Friday, March 06, 2009

The wonders of WonderCon, part one

WonderCon 2009 has come and gone, and a fine time was had by all. (Not that I interviewed every one of the 30,000 or so people in attendance. But I didn't hear anyone complaining.)

I'll be sharing in this space today and next Friday several new commissions created last weekend. But first, a few of the other highlights of the con from my perspective.
  • Kudos to the Comic-Con folks, who run WonderCon, on a smoothly managed convention. Many of the glitches I've observed in past years, especially related to the registration and admission process, disappeared this year. Nice to see that the con staff learns from its mistakes.

  • Despite the economy, visitor attendance seemed as brisk as ever. Quite a number of artists who were announced, however, didn't show up. This accounted for a lighter-than-anticipated art haul on my part.

  • I enjoyed renewing acquaintances with several of my favorite artists and fellow fans. It's always a treat to touch bases with the great Tony DeZuniga and his charming wife Tina (two lovelier people, you will not meet in this lifetime), Wonder Woman artist Aaron Lopresti, industry legends Ernie Chan, Ron Lim, and Alex Niño, award-winning cartoonist Keith Knight (with his new baby son, taking in his first con), and caricaturist Walt Davis.

  • I'm not a big autograph hound, but I was tickled to get my Fafhrd and the Gray Mouser trade paperback signed by both writer Howard Chaykin and artist Mike Mignola. When I handed the book to Howard, he noticed Mignola's signature and gave me a quizzical look. "Is Mike here?" he asked. I pointed to Mignola's table two aisles away. I hope the two creators managed to connect during the weekend.

  • The most interesting panel of the several I attended focused on my favorite superhero, the Black Panther. Reginald Hudlin, writer of the current Black Panther comic as well as the upcoming animated series on BET, was joined on the dais by series producer and comics legend Denys Cowan (co-creator of the Milestone Media comics universe) and Marvel Comics editor Axel Alonso. After the panel, I got the chance to thank both Denys and Reggie for their efforts to keep superheroes of color in the public spotlight. It was an emotional moment that I won't soon forget.

  • Other memorable meet-and-greets: Former Buck Rogers star Erin Gray, whom I first met 30 years ago during a Battle of the Network Stars taping at Pepperdine University; one of my voiceover idols, audiobook narrator Scott Brick (more on this over at my voiceover blog); science fiction author David Gerrold, whose book The Trouble With Tribbles (about his experiences penning that infamous Star Trek episode) helped encourage my writing ambitions.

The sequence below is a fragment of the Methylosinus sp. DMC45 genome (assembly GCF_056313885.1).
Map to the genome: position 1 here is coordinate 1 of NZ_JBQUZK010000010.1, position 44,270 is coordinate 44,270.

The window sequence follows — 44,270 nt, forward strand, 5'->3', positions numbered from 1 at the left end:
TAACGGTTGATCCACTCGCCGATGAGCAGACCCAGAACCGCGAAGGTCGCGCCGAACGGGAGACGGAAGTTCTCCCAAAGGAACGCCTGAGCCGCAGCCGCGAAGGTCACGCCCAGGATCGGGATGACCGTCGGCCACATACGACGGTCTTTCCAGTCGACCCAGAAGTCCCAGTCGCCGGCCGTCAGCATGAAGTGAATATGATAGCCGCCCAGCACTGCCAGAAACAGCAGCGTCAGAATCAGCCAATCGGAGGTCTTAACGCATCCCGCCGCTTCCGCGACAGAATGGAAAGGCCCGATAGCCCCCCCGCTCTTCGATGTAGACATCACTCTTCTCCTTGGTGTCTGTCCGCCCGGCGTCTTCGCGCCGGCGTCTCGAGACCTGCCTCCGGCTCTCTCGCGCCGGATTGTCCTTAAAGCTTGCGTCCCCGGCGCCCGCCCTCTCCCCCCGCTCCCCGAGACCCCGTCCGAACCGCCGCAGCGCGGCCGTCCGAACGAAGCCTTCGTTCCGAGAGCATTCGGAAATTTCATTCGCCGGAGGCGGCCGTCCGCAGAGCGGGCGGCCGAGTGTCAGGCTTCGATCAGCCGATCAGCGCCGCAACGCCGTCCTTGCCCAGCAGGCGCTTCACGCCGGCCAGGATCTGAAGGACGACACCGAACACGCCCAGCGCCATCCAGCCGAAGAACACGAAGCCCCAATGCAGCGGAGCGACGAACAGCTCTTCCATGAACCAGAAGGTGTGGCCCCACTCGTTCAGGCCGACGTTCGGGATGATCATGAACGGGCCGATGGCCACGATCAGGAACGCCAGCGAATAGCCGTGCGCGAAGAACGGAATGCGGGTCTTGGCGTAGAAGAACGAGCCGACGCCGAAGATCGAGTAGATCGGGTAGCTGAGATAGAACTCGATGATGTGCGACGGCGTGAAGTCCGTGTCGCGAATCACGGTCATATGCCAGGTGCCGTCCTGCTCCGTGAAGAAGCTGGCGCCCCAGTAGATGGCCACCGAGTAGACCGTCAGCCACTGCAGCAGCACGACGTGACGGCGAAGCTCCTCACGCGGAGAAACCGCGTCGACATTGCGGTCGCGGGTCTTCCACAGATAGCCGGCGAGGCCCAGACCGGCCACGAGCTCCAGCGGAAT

All right already, enough folderol. Let's scope some art.

With his affinity for alien tech, I knew that Star Wars artist Tom Hodges would be a perfect choice to draw the current version of Blue Beetle. This awesome artwork proves my point.

The ever-jovial Ernie Chan, one of my favorite people in the comic art world, added this dynamic pinup to my gallery featuring Taarna from the film Heavy Metal. (Incidentally, have you ever visited the Heavy Metal reference page I published at Squidoo? Well, darn it, you should.)

Speaking of the Black Panther, as I was just a few paragraphs ago, Alex Niño marshaled his inimitable style to deliver this unique take on the King of Wakanda.

Arak, Son of Thunder stands among the countless "forgotten treasures" of comic book history. A DC Comics sword-and-sorcery series starring a Native American hero (fans often jokingly referred to the book as "Conan the Indian"), Arak enjoyed a four-year run in the early 1980s. Tony DeZuniga worked on roughly half the issues in the series, either inking another artist's pencils or contributing both pencils and inks. Here, Tony revisits Arak and his frequent comrade-in-arms, Valda the Iron Maiden, to stunning effect.

Drop back around seven days hence, when we'll review the second stack of WonderCon acquisitions. Until then...

...that's your Comic Art Friday.


1 insisted on sticking two cents in:

Blogger Sank offered these pearls of wisdom...

Great report Uncle Swan. And timely since my daughter is getting into Storm, aka, Mrs T'Challa, aka Understudy Panther now that the king is under the weather thanks to some diabolical attack on his transport by someone in the Dark Reign universe. We at the Sank home suspect Doom of course.

2:21 PM  

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